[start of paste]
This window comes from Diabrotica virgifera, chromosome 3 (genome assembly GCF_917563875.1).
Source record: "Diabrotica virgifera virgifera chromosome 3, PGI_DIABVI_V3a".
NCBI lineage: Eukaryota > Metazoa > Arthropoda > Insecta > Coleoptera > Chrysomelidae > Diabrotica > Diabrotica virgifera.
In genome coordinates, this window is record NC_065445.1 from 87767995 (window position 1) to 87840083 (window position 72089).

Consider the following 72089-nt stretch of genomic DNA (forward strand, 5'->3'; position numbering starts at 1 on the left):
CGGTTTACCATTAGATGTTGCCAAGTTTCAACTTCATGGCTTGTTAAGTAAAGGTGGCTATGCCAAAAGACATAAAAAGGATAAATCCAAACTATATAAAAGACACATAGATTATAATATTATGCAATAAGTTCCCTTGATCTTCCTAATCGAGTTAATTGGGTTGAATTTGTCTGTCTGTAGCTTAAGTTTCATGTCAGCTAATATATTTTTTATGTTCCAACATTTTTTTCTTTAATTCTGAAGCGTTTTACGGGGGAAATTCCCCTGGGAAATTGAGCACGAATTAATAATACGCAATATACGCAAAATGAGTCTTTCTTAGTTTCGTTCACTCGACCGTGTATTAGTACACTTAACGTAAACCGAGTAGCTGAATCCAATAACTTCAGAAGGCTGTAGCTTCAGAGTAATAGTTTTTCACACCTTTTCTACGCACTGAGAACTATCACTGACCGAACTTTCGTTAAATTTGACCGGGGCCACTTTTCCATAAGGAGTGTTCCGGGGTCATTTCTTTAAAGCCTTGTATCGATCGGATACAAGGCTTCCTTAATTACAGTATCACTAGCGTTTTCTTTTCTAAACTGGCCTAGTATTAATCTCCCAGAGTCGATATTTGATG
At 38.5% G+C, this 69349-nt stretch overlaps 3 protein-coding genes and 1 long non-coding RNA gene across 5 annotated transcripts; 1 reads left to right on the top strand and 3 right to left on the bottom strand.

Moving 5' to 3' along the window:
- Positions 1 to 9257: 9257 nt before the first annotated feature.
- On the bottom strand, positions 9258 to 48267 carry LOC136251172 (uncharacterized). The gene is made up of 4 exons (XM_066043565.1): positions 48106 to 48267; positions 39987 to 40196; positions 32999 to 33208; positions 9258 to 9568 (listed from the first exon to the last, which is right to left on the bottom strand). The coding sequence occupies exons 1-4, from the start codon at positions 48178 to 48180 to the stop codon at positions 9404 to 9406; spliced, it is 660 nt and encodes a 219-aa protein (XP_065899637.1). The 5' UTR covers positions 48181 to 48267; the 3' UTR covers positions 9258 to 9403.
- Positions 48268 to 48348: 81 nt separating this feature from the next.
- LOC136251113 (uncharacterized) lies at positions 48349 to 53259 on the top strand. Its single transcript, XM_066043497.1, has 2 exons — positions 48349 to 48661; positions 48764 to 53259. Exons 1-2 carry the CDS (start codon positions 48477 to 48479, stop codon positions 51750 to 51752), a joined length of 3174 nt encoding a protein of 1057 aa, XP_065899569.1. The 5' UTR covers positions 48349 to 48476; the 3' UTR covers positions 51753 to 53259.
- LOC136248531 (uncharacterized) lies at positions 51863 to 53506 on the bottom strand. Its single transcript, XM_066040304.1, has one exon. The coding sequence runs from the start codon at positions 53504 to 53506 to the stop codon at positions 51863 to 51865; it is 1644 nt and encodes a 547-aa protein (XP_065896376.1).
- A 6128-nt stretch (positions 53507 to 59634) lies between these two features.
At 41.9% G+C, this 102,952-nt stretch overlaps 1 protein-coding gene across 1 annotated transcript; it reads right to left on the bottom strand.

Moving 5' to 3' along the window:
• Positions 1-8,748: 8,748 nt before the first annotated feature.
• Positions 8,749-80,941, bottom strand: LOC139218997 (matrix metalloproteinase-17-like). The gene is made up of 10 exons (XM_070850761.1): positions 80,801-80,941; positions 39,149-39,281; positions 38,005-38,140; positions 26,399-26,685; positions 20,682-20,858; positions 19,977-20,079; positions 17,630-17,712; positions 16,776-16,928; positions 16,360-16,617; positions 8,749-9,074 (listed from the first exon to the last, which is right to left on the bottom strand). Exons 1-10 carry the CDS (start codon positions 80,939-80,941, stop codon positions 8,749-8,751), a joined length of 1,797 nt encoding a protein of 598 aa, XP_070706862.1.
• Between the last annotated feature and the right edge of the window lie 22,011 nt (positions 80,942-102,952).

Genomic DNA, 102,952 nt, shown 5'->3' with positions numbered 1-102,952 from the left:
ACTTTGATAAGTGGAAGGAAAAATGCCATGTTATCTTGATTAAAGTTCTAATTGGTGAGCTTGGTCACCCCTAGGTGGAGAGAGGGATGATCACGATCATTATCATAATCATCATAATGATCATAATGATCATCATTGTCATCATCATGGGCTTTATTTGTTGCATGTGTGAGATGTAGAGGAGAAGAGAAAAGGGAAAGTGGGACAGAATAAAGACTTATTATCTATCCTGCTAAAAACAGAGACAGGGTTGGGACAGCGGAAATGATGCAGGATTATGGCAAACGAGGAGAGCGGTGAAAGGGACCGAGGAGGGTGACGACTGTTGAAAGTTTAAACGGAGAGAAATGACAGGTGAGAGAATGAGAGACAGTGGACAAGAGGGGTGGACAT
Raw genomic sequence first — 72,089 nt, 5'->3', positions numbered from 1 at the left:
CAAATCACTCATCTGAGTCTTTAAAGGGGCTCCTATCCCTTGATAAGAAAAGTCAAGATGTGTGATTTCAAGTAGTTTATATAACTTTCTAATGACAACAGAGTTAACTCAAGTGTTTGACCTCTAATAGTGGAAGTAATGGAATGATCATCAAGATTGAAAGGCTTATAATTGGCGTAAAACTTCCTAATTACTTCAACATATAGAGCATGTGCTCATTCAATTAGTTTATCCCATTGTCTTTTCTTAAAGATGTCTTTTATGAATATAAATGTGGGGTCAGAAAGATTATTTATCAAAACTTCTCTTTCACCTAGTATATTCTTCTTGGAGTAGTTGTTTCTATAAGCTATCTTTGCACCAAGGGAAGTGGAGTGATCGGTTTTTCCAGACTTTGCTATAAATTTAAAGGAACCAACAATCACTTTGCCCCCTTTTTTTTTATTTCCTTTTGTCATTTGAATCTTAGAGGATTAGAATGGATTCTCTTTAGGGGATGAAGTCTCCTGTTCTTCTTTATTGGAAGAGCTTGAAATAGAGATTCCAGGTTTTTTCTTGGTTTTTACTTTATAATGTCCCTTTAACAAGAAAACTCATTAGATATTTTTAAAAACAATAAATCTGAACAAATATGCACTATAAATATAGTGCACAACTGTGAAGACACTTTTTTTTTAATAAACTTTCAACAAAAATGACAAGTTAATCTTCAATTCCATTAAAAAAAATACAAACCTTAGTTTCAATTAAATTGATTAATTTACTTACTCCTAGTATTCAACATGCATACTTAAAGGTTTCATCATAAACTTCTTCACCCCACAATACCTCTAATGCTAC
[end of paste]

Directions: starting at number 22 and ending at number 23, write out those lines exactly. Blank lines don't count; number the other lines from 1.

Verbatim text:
Raw genomic sequence first — 72,089 nt, 5'->3', positions numbered from 1 at the left:
CAAATCACTCATCTGAGTCTTTAAAGGGGCTCCTATCCCTTGATAAGAAAAGTCAAGATGTGTGATTTCAAGTAGTTTATATAACTTTCTAATGACAACAGAGTTAACTCAAGTGTTTGACCTCTAATAGTGGAAGTAATGGAATGATCATCAAGATTGAAAGGCTTATAATTGGCGTAAAACTTCCTAATTACTTCAACATATAGAGCATGTGCTCATTCAATTAGTTTATCCCATTGTCTTTTCTTAAAGATGTCTTTTATGAATATAAATGTGGGGTCAGAAAGATTATTTATCAAAACTTCTCTTTCACCTAGTATATTCTTCTTGGAGTAGTTGTTTCTATAAGCTATCTTTGCACCAAGGGAAGTGGAGTGATCGGTTTTTCCAGACTTTGCTATAAATTTAAAGGAACCAACAATCACTTTGCCCCCTTTTTTTTTATTTCCTTTTGTCATTTGAATCTTAGAGGATTAGAATGGATTCTCTTTAGGGGATGAAGTCTCCTGTTCTTCTTTATTGGAAGAGCTTGAAATAGAGATTCCAGGTTTTTTCTTGGTTTTTACTTTATAATGTCCCTTTAACAAGAAAACTCATTAGATATTTTTAAAAACAATAAATCTGAACAAATATGCACTATAAATATAGTGCACAACTGTGAAGACACTTTTTTTTTAATAAACTTTCAACAAAAATGACAAGTTAATCTTCAATTCCATTAAAAAAAATACAAACCTTAGTTTCAATTAAATTGATTAATTTACTTACTCCTAGTATTCAACATGCATACTTAAAGGTTTCATCATAAACTTCTTCACCCCACAATACCTCTAATGCTAC